Injuries of all sorts can potentially damage a tooth and leave it wobbly and loose in its socket. For example, a car accident or any other blow to the face can cause this sort of problem. If you've recently suffered from an injury and now have a very loose tooth, you need to get help for it. Here's what you can do to get this problem handled as soon as possible.
Don't Mess With It
The first thing you should do is to avoid touching, wiggling, or otherwise messing with the tooth. While it's still being held in place by your gums, too much motion could cause the tooth to completely fall out.
If you're worried about how loose it is, try gently biting down on a wad of gauze to hold the tooth firmly in place. This isn't necessary, but it might make you feel better, and it will help to prevent the tooth from falling out.
Get to an Emergency Dentist
Your next step is to head to an emergency dentist's office. This is no time to wait for an appointment with a regular dentist — you could have nerve damage or other problems — and the tooth's likelihood of surviving this injury is ultimately based on time. Let too much of it pass, and you might find out that your tooth hasn't survived.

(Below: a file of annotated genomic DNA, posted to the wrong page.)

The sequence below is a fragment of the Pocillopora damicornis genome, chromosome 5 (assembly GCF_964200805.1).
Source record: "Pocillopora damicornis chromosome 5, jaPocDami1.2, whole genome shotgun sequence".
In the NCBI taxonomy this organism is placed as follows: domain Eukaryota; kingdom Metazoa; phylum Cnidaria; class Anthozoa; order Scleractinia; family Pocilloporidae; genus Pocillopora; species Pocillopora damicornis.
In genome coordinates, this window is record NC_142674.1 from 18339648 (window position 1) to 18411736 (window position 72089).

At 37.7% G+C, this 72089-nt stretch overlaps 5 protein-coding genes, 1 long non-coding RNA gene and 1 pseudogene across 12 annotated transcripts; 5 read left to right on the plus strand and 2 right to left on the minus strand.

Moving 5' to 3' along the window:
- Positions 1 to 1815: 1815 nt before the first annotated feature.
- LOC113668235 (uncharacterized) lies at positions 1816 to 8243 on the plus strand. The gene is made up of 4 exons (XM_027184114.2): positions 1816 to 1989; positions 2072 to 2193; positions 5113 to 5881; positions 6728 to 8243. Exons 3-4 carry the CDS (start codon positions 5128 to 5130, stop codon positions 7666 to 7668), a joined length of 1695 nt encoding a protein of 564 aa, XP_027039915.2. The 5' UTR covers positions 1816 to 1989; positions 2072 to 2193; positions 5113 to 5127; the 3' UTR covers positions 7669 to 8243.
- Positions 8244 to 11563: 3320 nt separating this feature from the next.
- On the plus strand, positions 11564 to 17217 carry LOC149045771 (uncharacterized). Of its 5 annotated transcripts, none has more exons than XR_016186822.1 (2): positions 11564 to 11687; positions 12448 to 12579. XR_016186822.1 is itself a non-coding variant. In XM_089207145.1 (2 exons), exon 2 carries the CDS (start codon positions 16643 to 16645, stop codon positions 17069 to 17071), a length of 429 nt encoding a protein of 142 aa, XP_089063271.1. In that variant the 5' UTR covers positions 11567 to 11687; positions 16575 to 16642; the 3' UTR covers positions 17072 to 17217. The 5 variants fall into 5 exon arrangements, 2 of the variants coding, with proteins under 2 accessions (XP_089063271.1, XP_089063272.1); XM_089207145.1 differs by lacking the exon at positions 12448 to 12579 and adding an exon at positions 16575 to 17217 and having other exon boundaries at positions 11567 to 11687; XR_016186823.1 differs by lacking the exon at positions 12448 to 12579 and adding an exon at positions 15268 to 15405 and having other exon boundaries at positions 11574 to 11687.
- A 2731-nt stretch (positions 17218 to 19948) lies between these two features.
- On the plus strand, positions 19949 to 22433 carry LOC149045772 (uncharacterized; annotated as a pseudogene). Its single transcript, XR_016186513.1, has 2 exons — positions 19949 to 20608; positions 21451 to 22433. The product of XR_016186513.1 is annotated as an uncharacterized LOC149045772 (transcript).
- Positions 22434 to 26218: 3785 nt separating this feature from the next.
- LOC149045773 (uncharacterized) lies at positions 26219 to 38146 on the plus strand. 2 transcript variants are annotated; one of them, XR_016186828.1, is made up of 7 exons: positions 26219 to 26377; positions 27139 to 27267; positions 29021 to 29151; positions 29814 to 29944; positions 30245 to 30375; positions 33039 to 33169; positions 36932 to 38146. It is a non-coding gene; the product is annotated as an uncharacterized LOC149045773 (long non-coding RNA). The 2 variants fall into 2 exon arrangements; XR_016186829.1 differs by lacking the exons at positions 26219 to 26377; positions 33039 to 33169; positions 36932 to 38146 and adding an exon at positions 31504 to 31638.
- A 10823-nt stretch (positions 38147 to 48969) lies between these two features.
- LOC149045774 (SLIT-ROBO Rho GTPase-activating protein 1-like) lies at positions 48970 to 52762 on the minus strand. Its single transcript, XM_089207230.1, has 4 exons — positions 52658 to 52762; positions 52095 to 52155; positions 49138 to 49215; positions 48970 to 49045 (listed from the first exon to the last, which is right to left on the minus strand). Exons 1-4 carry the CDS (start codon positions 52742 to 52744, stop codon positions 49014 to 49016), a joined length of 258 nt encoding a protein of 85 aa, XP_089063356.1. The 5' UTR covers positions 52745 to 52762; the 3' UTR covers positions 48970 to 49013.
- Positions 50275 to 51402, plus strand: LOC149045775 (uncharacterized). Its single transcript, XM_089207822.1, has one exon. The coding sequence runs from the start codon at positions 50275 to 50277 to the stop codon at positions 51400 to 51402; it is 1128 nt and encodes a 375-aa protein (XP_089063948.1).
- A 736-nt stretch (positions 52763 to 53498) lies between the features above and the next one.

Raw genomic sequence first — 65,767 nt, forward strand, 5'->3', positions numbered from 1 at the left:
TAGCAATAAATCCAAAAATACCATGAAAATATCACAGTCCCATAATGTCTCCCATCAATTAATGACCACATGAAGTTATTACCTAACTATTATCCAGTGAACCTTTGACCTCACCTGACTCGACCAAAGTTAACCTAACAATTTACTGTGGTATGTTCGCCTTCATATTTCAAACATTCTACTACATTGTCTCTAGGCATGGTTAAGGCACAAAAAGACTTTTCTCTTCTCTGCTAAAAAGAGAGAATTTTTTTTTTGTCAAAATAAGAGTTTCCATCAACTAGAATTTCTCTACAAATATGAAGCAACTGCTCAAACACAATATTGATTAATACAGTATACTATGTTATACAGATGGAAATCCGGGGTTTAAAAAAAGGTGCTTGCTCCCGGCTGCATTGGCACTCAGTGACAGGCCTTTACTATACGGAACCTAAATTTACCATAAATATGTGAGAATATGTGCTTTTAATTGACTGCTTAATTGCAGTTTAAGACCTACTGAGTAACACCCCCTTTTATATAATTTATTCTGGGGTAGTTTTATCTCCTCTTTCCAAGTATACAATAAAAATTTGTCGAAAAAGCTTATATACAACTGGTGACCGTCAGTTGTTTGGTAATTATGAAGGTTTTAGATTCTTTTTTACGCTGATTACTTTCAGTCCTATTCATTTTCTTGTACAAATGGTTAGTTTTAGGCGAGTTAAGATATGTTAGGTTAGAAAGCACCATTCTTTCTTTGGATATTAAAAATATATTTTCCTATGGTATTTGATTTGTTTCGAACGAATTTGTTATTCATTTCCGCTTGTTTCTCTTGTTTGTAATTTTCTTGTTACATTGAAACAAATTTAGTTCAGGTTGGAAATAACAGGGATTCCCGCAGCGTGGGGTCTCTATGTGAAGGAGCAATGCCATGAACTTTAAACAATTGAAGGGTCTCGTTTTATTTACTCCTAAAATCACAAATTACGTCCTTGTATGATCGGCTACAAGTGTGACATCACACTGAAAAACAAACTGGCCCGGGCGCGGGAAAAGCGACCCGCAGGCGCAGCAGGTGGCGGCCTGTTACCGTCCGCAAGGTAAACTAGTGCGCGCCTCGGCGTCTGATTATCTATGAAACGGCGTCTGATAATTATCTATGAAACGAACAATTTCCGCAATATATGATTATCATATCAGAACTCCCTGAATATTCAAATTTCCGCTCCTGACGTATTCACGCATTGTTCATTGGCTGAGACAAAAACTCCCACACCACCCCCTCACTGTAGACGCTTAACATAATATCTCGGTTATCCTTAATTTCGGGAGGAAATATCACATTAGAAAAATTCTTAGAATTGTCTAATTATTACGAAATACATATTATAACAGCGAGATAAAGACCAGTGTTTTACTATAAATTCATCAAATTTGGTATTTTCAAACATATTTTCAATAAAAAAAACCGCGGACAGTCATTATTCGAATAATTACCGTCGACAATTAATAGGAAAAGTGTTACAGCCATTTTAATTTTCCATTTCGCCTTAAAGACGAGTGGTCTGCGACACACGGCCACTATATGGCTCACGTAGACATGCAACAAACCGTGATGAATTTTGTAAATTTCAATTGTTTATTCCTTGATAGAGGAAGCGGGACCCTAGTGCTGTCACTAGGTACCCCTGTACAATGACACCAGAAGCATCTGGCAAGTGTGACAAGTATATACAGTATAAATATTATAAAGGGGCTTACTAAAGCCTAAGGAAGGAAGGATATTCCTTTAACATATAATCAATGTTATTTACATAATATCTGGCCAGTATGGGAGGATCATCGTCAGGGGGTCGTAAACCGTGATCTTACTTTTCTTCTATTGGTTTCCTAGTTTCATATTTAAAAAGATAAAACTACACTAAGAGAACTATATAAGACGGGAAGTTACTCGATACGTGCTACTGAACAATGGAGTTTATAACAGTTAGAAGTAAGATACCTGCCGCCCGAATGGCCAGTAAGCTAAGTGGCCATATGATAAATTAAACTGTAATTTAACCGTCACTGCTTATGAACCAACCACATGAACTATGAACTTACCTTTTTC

When you get to the emergency dentist's office, the first thing they'll want to do is to take some X-rays. This will help them to determine if the tooth was knocked out of the socket or not. In some cases, a tooth can be knocked out but still be held in place by the gums.
If your tooth has been knocked out, the dentist will go to work to restore it. This is usually done by placing the tooth back in the socket and then stitching the gums closed to ensure that it stays in place. This will all be done under local anesthesia, so you won't feel anything. However, it's an essential step. At this point, your tooth is more or less just being held in place by the gums and isn't connected to your jaw bone anymore. By removing and then placing the tooth back into the slot it came from, your body will gradually reintegrate the tooth back in by growing new bone cells around it. If this process isn't completed, the tooth may die and will need to be removed and replaced with an artificial tooth.
Speak with an emergency dentist to learn more.